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The power of prairie
Prairie is an ecosystem powerhouse.
It boasts a rich biodiversity. Its native plants have an extensive root system that improves the soil’s ability to infiltrate water and withstand harsh winds and pounding rains. It responds to fire by returning nutrients to the soil.
It’s no wonder, then, that a team of scientists, educators, farmers, and researchers is harnessing this ecological community to reduce erosion and keep nutrients in fields for the benefit of the environment as well as crop production.
The Science-Based Trials of Rowcrops Integrated with Prairie Strips (STRIPS) project out of Iowa State University first developed this conservation initiative
in 2007. A prairie strip is just as it sounds: a narrow, long strip of land seeded with native prairie plants and placed strategically as a contour buffer strip or a filter strip.
The STRIPS team has since conducted research on its effectiveness and continues to work with farmers to implement strips in-field or on the edges of the land.
Omar de Kok-Mercado, project coordinator for STRIPS, says, “We currently have over 60 farms that have prairie strips, including farms in Wisconsin, Illinois, Missouri, Michigan, and Minnesota. The number of acres in prairie strips is about 600, protecting roughly 5,000 acres of cropland. Rather than having a specific acreage goal in mind, we are striving for widespread adoption of the prairie strips conservation practice.”
Prairie Strips on the Farm
One of those farms belongs to Seth Watkins in southwest Iowa. Watkins first implemented prairie strips in 2011 and has witnessed their effect on the land.
“Prairie strips are beneficial for erosion control when you get them started properly. I am seeing some cool things happen with biodiversity as far as wildlife species, from insects to plants to birds. We have seen in one area a little shallow pond that every year has less and less algae on it. So it’s telling me that the strips are really doing their job sequestering nitrogen and phosphorous,” Watkins says.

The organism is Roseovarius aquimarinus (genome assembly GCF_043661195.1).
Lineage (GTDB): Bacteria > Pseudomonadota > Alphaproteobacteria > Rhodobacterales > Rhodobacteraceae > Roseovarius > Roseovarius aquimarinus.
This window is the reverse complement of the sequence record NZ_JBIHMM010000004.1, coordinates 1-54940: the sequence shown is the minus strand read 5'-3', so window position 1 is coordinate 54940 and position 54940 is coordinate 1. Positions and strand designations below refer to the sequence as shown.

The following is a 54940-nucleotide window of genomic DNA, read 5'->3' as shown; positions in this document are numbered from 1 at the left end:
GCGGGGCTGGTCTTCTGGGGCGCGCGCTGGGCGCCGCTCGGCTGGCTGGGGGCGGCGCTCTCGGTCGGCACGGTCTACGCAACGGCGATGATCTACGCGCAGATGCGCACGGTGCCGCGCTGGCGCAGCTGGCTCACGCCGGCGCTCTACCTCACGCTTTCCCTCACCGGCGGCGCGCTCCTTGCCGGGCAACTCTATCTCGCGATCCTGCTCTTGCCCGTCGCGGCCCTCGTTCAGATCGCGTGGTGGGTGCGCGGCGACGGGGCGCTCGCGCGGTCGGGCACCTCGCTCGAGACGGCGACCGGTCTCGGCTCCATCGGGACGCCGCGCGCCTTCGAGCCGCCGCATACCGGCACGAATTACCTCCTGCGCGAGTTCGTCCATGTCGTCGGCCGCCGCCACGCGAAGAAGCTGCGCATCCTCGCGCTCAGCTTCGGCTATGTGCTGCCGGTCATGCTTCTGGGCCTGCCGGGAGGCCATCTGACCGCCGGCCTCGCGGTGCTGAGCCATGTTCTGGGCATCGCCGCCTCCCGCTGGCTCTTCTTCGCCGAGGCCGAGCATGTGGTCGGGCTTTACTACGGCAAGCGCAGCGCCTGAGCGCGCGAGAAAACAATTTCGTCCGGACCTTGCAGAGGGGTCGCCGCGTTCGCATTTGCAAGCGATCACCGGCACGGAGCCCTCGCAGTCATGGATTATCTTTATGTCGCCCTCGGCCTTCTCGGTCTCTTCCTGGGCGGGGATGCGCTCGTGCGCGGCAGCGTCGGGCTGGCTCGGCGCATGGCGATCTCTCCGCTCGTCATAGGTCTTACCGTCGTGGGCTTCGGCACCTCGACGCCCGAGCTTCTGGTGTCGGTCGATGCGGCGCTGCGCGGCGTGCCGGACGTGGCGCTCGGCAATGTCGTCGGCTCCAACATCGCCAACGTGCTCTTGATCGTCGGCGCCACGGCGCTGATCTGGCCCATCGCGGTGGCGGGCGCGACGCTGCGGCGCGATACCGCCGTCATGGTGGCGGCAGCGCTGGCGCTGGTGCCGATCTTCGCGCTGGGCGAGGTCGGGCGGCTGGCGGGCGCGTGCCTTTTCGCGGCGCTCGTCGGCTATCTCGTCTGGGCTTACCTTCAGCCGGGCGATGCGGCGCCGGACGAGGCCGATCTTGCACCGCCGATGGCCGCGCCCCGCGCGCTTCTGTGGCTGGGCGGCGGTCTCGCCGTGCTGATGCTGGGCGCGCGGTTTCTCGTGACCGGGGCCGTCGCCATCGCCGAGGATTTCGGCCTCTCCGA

Watkins raises cattle on his farm and strategically rotates ground from strips to hay to grains. For this reason, the amount of prairie strips varies; he is currently at around 12 acres. His approach is to integrate prairie strips as one of many practices that help build a resilient ecosystem.
“I don’t want anyone to think there’s only one practice to solve soil and water problems. Strips are a good start, especially if you use strips where you shouldn’t be farming anyway, because then you can get a financial benefit. You need cover crops with them, however, and you need contour farming, and you need the livestock. To make it the best, you need a lot of practices, and you need to know your farm.”
Studying Soil Health Changes Over Time
Even though prairie strips have been tested for over 10 years, the STRIPS team continues to research the long and short-term impact. Last April, the team was awarded a three-year grant from the Foundation for Food and Agriculture to study soil health changes after prairie strips are implemented and even terminated.
Richard Cruse, STRIPS soil health research lead, says, “We know that the prairie strips increase soil health, and we know that soil health increases with time.”
What is not known is the long-term effect of that prairie strip on the soil.
“One of the goals of this project is to address that. If a farmer has created a favorable soil health condition, terminated the strip, and put in row crops, how long can the farmer continue to see that soil health response?”
Cruse and the team expect subsequent grants and other funding resources will be available to continue the research after the grant’s three-year period comes to a close.
Support for Prairie Strips
In a tough economic climate, conservation practices may seem like a luxury, but investing in prairie strips is incredibly effective at improving soil and water quality long term.
“We know that prairies have much greater biomass and root system than typical row crops, so they have a very favorable effect on increasing soil organic matter content and increasing
infiltration of water,” Cruse says. “Prairie strips
themselves reduce soil erosion. Soil improvement is mainly a biological response, so the soils that contain the strips represent the predominant area where soil health is improving.”
Prairie strips are low maintenance and cost between $280 and $390 per acre, depending on the mix. However, implementing prairie strips as a 10% solution (meaning that 1 acre of prairie strip protects 9 acres of cropland) costs about $28 to 39 per acre per year.
There is cost-share support through the 2018 Farm Bill CRP, and growers can work with the USDA through the National Resources Conservation Service Environmental Quality Incentives Program (EQIP) for additional financial support.